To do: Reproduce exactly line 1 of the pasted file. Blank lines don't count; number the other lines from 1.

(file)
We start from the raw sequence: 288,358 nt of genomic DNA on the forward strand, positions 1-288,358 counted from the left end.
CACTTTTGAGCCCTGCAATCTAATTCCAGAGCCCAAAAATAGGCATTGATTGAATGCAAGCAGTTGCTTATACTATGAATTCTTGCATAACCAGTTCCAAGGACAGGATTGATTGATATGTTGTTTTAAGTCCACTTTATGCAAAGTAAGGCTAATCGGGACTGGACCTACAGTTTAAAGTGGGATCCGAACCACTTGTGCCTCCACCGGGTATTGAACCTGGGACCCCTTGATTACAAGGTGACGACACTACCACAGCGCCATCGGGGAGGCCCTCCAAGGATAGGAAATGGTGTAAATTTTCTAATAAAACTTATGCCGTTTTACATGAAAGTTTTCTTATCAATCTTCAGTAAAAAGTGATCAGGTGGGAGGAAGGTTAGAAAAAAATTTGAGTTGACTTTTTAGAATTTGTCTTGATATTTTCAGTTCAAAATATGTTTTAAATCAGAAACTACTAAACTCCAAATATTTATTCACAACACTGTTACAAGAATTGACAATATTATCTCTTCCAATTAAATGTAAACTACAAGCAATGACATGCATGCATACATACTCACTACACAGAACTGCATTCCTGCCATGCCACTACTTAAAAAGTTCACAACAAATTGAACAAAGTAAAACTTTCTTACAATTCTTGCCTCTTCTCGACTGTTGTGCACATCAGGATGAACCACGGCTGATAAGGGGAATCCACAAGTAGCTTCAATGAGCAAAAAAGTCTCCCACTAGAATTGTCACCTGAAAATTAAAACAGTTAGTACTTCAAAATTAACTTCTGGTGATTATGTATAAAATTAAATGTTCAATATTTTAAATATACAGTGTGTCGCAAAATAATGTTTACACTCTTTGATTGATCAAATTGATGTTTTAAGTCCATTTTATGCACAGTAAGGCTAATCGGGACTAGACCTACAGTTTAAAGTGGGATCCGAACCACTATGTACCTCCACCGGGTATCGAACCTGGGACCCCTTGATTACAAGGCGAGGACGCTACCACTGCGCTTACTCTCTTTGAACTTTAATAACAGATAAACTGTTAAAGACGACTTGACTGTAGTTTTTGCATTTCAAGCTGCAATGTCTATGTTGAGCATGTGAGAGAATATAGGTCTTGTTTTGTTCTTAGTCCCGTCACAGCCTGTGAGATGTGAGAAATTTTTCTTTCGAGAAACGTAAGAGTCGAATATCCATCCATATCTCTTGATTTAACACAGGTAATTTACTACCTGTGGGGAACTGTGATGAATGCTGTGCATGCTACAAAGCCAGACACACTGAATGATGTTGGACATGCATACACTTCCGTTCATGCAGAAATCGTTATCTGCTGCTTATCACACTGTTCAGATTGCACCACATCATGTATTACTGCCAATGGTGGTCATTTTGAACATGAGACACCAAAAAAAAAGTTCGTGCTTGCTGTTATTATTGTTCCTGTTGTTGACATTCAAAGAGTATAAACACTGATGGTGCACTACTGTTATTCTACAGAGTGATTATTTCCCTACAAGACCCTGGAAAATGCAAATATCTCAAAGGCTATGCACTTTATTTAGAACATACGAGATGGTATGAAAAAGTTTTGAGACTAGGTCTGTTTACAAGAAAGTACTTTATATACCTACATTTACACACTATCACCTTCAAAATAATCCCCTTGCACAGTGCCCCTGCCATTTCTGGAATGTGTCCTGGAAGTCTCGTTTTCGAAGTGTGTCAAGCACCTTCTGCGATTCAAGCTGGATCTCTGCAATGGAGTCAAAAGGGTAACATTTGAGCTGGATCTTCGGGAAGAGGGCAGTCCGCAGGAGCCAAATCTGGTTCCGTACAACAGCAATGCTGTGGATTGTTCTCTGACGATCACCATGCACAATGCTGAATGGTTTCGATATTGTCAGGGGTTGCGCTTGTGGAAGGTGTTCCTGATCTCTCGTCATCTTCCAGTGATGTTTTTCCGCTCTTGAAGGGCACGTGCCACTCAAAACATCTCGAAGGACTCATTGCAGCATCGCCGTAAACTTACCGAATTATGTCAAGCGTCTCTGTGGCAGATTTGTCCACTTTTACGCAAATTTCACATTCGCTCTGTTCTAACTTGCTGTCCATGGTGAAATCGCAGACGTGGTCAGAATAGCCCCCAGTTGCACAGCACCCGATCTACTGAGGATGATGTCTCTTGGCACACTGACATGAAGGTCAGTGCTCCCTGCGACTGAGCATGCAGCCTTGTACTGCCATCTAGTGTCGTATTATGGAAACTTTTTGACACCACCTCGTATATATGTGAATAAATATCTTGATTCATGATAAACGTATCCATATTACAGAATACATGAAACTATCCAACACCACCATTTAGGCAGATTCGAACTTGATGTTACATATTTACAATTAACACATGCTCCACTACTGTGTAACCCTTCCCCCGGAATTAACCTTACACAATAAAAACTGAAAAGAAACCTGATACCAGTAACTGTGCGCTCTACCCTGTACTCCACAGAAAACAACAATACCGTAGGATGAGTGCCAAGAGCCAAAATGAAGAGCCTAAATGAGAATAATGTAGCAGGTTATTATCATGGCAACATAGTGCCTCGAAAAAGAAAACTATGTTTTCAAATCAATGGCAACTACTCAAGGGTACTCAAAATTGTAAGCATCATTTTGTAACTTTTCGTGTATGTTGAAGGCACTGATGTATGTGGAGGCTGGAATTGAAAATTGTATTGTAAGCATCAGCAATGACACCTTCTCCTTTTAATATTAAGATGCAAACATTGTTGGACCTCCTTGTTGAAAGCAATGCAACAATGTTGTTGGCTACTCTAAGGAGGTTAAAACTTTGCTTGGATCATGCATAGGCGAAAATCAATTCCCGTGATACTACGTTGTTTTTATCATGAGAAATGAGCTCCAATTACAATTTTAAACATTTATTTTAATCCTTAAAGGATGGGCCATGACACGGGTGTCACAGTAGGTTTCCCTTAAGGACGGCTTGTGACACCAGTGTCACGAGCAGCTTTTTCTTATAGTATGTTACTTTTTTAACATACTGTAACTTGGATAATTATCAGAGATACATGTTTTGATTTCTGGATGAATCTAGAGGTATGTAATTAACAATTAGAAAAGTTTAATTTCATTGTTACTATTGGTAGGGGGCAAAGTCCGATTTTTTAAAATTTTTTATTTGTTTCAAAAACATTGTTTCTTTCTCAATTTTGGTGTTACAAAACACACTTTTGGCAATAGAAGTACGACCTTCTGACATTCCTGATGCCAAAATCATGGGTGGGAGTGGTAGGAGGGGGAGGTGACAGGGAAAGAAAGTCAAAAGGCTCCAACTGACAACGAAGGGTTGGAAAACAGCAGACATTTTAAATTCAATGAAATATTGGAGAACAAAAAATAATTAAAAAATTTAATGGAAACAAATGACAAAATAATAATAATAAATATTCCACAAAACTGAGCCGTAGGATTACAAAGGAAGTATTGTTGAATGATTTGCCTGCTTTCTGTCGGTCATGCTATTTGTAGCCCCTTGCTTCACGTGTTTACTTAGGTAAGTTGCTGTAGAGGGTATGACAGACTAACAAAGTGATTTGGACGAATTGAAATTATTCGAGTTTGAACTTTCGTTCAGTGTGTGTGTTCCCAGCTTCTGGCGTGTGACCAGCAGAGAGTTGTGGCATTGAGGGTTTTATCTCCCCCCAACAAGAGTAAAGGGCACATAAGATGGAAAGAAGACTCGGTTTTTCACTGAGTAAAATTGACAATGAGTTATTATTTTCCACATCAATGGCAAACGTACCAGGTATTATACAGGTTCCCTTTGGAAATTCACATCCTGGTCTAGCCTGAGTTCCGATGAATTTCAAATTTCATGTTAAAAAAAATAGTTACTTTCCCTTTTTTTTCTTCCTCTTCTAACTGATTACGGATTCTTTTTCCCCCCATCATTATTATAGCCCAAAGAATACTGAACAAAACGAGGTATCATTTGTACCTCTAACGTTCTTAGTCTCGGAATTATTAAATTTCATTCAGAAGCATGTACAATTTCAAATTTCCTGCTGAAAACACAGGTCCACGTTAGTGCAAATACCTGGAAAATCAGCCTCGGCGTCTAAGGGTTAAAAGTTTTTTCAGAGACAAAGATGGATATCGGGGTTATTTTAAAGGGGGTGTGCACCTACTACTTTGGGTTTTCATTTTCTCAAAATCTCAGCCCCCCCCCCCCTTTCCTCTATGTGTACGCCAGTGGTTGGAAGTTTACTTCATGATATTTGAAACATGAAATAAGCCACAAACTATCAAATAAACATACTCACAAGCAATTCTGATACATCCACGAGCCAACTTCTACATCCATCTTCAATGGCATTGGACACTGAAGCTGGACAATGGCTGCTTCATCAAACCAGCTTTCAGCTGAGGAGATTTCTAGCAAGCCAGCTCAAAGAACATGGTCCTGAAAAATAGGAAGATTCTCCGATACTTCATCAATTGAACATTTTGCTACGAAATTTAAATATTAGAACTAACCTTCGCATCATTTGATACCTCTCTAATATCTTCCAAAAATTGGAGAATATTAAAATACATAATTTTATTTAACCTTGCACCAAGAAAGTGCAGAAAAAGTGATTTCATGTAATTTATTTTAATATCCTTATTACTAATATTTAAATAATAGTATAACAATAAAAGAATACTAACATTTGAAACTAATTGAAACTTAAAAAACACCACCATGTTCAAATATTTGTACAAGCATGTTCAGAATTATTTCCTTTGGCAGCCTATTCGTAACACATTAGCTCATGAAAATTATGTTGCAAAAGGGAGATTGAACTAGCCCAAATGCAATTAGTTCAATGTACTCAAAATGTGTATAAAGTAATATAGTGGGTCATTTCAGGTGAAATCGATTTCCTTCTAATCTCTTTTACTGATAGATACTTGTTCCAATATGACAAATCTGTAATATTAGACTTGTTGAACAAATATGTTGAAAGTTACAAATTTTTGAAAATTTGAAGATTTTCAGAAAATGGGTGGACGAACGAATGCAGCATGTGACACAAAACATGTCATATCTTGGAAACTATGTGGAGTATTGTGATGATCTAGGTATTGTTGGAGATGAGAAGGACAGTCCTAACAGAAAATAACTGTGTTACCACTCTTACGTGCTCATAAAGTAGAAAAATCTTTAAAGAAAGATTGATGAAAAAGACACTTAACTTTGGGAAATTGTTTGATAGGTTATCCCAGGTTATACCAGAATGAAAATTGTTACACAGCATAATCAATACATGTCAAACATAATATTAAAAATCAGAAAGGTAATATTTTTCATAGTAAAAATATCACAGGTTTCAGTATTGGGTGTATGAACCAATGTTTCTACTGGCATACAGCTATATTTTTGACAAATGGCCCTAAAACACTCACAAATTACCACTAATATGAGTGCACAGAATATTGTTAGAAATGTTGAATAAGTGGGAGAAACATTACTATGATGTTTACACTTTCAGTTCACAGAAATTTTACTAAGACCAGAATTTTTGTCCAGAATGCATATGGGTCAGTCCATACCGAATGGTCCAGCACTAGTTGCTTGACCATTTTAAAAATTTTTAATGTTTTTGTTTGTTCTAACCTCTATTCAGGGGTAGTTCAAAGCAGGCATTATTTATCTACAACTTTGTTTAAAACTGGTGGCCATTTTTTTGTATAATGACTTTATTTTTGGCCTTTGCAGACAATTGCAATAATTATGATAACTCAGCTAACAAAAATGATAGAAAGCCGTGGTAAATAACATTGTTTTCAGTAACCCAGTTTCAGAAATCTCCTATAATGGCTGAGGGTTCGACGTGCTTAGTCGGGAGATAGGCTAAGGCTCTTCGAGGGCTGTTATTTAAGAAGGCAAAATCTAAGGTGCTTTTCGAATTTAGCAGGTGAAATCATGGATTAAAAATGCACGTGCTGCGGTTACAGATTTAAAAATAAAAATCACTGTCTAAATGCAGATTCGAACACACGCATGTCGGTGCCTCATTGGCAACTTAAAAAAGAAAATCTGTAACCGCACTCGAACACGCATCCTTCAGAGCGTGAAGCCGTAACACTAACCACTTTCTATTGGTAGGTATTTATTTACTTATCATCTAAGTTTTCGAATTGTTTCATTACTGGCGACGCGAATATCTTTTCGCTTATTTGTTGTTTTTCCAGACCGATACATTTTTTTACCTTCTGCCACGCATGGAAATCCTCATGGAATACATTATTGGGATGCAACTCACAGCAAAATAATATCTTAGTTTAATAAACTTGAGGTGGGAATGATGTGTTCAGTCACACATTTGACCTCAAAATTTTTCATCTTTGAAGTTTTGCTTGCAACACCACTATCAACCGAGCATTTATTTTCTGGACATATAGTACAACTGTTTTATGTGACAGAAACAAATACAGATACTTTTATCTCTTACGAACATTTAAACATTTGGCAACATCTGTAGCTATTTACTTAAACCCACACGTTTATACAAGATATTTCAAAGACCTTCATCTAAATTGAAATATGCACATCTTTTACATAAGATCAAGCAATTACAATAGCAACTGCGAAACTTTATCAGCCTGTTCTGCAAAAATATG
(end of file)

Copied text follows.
We start from the raw sequence: 288,358 nt of genomic DNA on the forward strand, positions 1-288,358 counted from the left end.